A solution here would be better storytelling by regulators. Strategically selected and shared stories about regulatory success can have wide ripple effects. But in order to do this, it is vital for regulators to stay on top of their performance data. When things go well, performance data can illustrate the value in real dollars that regulators add to society. And when things go poorly, performance data can help identify exactly where things went. Unfortunately, regulators in New Zealand and elsewhere are notoriously bad in keeping track of their performance data, putting themselves at a disadvantage when the criticism starts to flow.
Another big hurdle to effective regulatory practice is a dearth of evidence-based best practices. Much of what we know about regulation—its development, implementation, practice and outcomes—comes from a relatively small number of real-world examples. Throughout the history of regulation, this modest knowledge base has been given too much credit and some regulatory solutions have seen more following than warranted by the scientific evidence.
One of the most followed books in the canon of regulatory literature, Responsive Regulation, is cited close to 5000 times by my fellow academics, but only a handful of studies actually seek to understand its performance when applied in real-world settings. This limited empirical knowledge base is pervasive in regulatory scholarship.
This is problematic. If the knowledge base is poor, how can we build strong regulatory systems on top of it? A core task for me as Chair in Regulatory Practice is therefore to map, explore and interrogate that knowledge base.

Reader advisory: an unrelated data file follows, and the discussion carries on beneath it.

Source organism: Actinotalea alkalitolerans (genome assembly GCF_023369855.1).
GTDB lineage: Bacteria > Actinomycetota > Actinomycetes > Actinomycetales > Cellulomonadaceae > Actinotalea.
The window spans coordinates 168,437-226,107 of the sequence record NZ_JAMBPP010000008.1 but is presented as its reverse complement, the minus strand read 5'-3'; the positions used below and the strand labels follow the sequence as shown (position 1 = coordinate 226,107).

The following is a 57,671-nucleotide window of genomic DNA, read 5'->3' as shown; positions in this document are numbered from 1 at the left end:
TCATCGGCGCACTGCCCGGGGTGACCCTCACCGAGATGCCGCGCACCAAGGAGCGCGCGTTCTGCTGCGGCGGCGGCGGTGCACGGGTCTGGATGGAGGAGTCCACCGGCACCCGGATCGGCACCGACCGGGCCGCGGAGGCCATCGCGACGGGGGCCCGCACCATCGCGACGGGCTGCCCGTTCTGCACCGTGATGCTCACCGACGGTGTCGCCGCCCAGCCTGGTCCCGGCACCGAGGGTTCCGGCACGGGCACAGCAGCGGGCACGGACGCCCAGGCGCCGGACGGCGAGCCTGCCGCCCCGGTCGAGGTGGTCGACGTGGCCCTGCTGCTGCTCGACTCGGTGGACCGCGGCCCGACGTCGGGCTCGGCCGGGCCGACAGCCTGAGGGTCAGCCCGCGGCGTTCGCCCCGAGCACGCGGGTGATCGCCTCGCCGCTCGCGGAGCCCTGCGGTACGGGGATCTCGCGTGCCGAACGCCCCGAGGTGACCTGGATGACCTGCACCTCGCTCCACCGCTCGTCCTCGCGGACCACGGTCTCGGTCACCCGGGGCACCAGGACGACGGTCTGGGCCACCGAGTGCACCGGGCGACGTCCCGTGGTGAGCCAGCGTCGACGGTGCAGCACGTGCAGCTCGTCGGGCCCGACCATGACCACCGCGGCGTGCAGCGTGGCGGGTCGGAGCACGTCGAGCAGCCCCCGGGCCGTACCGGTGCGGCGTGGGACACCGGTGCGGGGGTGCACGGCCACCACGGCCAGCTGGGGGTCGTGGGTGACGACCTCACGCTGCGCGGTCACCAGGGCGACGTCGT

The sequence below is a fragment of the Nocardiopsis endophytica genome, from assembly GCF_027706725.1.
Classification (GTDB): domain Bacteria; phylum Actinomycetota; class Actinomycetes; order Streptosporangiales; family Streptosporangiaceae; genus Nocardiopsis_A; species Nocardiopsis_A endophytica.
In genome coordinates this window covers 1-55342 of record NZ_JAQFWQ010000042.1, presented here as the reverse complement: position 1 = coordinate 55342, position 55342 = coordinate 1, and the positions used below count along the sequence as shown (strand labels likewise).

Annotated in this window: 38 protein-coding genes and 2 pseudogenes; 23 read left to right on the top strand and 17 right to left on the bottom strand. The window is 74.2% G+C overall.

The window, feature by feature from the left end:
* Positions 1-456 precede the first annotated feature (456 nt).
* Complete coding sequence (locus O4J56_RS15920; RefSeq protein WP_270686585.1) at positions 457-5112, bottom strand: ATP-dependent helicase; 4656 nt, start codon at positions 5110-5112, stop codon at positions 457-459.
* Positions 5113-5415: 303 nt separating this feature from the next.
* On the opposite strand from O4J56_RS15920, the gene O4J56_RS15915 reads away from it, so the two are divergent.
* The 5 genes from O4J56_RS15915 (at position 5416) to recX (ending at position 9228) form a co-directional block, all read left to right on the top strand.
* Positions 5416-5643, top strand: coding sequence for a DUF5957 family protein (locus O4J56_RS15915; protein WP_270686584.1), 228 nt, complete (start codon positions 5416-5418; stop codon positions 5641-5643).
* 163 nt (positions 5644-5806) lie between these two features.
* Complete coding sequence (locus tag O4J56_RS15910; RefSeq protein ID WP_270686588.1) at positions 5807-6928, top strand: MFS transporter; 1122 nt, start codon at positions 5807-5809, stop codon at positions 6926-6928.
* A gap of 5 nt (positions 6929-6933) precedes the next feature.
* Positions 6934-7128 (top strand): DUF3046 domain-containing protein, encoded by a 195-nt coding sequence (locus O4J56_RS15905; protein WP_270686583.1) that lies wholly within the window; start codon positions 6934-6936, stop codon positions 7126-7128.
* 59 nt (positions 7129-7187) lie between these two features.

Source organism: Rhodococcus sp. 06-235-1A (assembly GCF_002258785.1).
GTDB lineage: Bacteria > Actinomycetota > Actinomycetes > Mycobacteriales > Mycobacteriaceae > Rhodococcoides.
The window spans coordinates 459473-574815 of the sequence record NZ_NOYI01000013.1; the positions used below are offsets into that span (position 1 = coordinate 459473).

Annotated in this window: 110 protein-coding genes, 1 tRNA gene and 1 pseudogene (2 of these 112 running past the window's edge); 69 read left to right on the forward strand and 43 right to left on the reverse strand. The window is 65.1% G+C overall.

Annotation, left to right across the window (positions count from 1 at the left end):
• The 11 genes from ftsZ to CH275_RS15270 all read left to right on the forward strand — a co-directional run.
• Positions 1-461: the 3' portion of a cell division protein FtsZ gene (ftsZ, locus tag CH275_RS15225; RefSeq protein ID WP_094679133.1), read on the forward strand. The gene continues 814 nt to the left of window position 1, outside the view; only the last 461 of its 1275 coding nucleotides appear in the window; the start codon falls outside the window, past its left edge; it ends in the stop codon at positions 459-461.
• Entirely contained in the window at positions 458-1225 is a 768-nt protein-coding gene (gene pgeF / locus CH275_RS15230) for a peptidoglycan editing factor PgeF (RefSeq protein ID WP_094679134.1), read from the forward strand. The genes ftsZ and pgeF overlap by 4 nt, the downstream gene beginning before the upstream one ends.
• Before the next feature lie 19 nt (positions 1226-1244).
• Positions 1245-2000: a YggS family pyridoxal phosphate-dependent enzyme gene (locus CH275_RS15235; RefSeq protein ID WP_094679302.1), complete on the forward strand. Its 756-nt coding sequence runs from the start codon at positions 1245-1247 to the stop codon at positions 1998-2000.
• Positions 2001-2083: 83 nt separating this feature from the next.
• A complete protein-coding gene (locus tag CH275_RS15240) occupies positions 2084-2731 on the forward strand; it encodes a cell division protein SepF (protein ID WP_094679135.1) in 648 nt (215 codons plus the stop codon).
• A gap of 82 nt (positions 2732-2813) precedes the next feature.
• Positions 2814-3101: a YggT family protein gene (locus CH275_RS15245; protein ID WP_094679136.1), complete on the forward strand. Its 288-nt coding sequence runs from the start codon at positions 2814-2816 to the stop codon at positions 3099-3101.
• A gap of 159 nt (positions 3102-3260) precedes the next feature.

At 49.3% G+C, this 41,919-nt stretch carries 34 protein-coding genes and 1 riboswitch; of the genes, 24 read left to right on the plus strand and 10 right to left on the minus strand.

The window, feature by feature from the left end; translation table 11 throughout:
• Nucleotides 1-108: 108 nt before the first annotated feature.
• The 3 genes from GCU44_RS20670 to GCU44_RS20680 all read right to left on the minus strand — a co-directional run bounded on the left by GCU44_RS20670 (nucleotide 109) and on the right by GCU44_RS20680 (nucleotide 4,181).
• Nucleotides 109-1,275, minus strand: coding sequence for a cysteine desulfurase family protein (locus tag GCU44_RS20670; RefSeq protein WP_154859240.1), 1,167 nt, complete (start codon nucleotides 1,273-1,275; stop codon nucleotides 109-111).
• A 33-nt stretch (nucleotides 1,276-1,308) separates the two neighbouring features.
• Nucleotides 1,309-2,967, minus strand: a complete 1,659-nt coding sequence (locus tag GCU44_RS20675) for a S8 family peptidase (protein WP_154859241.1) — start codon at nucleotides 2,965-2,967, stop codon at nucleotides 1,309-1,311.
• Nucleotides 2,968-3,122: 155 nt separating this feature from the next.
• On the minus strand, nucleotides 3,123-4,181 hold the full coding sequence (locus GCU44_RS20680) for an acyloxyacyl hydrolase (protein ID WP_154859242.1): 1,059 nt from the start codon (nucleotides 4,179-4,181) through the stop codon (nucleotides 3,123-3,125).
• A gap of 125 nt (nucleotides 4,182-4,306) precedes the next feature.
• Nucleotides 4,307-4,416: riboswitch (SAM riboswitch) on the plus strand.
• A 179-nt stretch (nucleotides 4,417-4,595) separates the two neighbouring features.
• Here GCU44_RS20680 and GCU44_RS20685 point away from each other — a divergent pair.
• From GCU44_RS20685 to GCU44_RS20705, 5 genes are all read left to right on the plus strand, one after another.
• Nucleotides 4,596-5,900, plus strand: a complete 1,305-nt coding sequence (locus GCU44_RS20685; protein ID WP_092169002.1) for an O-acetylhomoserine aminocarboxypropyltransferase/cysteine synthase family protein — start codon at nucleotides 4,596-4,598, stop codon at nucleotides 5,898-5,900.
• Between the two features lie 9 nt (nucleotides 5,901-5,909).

But perhaps the most important ingredient for regulatory success is to have a right perspective on regulatory innovation and what it can and cannot achieve in solving regulatory failures. The common denominator of four millennia of regulatory practice is an eagerness for innovation. Yet academics and regulatory practitioners read too much regarding the ‘deliberate’ processes of regulatory innovation and too little regarding the ‘non-deliberate’ day-to-day changing of regulatory practice within the discretionary space regulators often have.
Thus, rather than reforming the machinery-of-government side of regulation - as basically all reforms up to the present have sought to do - much more consideration must be paid to how regulatory practitioners apply regulation on the frontlines. A focus on the opportunities and constraints of the use of discretion in regulatory practice will force us to think about what we expect of those in power when designing and implementing regulatory regimes.
The major paradigm shifts we have observed over the past decades in regulatory governance have all resulted from very gradual day-to-day change at the level of practice; the typical pragmatic solutions chosen at the regulatory frontlines. The results of these minor changes were, ultimately, recognised by academics who have distilled regulatory models that help move us forward.
The regulatory frontlines are the largest regulatory action laboratory we have. We need to systematically observe what is happening there, find what we can learn, and then question how we can scale the most promising practices. This is a task I wholeheartedly embrace.
Read the original article on Newsroom.